The upright arm sticks straight up at the sky, and is typically, but not always, the arm at the rear of the surfboard. If you aren’t sure which arm is at the rear of your surfboard, you have far more problems than I can solve. Really, I can’t do everything over here.
To practice these skills, find a full length mirror. You do have a full-length mirror, right Chas? I mean, I can’t imagine those outfits happen entirely by accident, but we’ve already long ago established that my imagination does have some limits.
Stand in front of the mirror. Stand very still. Think of something sad, like how the whale dies at the end of Moby Dick. I mean, maybe it does? I don’t know, because I never made it to the end. Pretend the whale dies, and think serious, somber thoughts about the whale. Don’t forget to stand very still. Start with five minutes of still standing at a time. Then, increase until you reach 15 minutes or more.
Now the arm, you didn’t think I was going to forget the arm, did you? I don’t know how Moby Dick ends, but I am not completely incompetent over here.
After mastering standing very still, while thinking sad, somber thoughts, for five minutes at a time, lift your right arm straight up in the air. Do not point. This is very important! The hand must remained relaxed at all times, like it’s at some fabulous tropical hand resort and can’t be bothered to get off the lounge chair.
Practice standing very still, with a somber serious expression on your face, with your right arm in the air for, fuck I don’t know, as long as you can stand. You could also place one copy of Moby Dick in your upraised arm for additional strength and endurance, but I feel that this may be an overly advanced exercise.
What about turning, you’ll be saying, surely she is going to help Chas turn his giant, new surfboard. We’ve already established that the gym is off limits, which rules out squats, the only surefire way to ensure that Chas can push 100 liters of foam (or whatever it is) around the ocean.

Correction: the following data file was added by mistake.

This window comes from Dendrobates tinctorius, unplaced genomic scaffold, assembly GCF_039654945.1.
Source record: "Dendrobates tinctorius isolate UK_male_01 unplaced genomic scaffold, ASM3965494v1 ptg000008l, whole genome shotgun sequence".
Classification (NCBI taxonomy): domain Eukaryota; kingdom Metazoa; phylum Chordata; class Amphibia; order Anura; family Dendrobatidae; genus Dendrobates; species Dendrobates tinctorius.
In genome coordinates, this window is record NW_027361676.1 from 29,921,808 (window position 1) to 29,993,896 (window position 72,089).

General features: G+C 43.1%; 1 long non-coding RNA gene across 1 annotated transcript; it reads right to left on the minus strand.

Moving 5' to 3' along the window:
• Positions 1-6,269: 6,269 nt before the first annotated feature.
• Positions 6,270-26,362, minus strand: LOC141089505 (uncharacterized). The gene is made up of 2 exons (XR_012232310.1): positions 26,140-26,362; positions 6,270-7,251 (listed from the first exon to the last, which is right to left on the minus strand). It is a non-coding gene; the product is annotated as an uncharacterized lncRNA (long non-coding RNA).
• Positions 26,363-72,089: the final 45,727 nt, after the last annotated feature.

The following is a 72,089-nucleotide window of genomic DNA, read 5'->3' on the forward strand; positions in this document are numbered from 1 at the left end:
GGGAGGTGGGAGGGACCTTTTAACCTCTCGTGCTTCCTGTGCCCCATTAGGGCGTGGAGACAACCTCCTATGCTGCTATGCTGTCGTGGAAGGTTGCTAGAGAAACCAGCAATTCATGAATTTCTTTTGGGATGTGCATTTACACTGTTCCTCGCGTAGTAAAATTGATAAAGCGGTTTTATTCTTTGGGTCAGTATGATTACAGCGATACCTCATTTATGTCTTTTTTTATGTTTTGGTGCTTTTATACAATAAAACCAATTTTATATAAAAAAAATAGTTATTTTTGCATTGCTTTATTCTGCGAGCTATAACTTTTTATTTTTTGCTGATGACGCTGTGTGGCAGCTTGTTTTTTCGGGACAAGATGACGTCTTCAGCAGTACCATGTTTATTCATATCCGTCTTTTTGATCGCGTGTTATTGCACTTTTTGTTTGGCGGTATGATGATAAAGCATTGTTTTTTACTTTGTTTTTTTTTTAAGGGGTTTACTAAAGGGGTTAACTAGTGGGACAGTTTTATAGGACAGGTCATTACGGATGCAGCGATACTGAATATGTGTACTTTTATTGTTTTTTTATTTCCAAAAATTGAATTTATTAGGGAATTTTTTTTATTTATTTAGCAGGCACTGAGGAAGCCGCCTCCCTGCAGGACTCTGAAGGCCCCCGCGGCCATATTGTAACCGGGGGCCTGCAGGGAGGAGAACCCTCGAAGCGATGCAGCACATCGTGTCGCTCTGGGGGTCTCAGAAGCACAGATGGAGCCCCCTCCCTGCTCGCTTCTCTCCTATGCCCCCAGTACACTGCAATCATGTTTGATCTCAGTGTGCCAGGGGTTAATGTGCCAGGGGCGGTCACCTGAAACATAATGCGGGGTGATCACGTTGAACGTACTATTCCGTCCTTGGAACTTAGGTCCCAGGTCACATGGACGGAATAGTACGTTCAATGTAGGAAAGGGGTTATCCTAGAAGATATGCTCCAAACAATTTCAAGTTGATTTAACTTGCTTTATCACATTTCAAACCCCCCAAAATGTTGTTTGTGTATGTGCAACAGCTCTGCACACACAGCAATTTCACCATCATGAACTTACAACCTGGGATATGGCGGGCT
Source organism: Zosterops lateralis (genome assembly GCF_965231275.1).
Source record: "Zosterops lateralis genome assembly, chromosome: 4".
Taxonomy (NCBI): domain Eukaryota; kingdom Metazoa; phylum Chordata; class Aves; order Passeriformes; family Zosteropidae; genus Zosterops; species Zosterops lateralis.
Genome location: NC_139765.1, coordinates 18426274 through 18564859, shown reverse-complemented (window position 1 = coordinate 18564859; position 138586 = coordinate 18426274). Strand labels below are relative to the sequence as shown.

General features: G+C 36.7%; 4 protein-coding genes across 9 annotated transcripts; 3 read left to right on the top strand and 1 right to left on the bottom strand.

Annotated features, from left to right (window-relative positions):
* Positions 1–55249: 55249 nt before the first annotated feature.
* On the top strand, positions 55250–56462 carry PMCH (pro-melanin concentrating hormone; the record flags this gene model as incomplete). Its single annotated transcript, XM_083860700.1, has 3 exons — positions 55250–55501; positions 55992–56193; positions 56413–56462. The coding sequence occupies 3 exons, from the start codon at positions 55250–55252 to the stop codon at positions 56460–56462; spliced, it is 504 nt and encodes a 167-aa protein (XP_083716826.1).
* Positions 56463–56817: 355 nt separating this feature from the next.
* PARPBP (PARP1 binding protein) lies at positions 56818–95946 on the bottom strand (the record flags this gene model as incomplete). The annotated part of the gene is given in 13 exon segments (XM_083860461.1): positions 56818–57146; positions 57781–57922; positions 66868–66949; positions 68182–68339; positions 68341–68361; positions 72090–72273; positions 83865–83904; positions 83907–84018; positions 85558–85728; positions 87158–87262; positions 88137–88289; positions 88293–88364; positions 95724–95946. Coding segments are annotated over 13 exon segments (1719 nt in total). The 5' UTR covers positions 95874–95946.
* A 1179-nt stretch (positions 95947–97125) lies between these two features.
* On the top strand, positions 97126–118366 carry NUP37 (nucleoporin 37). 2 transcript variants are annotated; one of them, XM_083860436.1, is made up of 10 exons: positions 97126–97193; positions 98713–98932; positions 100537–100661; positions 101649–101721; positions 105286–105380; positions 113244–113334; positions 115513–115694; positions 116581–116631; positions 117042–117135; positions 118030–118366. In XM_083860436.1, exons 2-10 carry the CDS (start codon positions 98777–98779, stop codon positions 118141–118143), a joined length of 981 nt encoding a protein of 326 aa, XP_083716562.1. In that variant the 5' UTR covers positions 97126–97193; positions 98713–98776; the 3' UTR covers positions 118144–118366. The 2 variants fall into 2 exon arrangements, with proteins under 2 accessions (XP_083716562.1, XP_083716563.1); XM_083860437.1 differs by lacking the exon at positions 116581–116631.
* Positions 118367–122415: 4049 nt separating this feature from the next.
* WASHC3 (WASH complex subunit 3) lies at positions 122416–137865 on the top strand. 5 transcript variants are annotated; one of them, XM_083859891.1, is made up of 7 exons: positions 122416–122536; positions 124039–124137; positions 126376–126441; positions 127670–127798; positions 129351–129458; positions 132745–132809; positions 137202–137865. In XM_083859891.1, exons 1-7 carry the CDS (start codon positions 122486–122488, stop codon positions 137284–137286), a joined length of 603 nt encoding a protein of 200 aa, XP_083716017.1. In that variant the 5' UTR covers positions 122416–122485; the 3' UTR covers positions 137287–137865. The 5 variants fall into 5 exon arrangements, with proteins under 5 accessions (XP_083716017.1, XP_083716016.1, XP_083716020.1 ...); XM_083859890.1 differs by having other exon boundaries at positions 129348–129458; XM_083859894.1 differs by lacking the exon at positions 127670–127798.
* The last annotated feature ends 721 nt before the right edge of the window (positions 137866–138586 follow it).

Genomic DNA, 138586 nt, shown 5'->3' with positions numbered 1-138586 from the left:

But Chas does have a bicycle and Cardiff has hills.
Find the steepest hill in Cardiff, maybe the one that’s near the Patagonia store and the coffee shop, the one with the good espresso, except Chas drinks tea, which is a thing I still don’t understand.
Ride up the hill at least five times in succession. Sweat heavily. Curse and question all your life choices — this is how you will know you are doing it right.
Now, strap five copies of Moby Dick to the rack of the bicycle, the same rack that carried the box with the famous vanilla cake, which, why have I never received a cake? Really, it doesn’t seem like that much to ask.
With five copies of Moby Dick securely fastened to the rear of your bicycle, climb the steepest hill in Cardiff five more times, or until you fall over, which ever comes first. If you curse and question all your life choices, you have done it right.
It’s possible that this effort will make it possible to turn the giant, new surfboard, but there are no guarantees. I don’t make miracles over here. You have to train hard and be persistent to achieve big goals. That’s what they say, but it’s always possible that they’re lying.
Now you’re ready to terrorize the lineups from Cardiff to Rincon on your giant new surfboard that’s maybe turquoise or maybe not. If you run over anyone, just think sad thoughts about the whale and keep on standing still with your arm in the air.
Poise. That’s what you need. Poise and just a little practice will turn your mediocrity into greatness so fast, it’ll be like, the time I tried to read Moby Dick, made it to page ten and threw it across the room. That fast.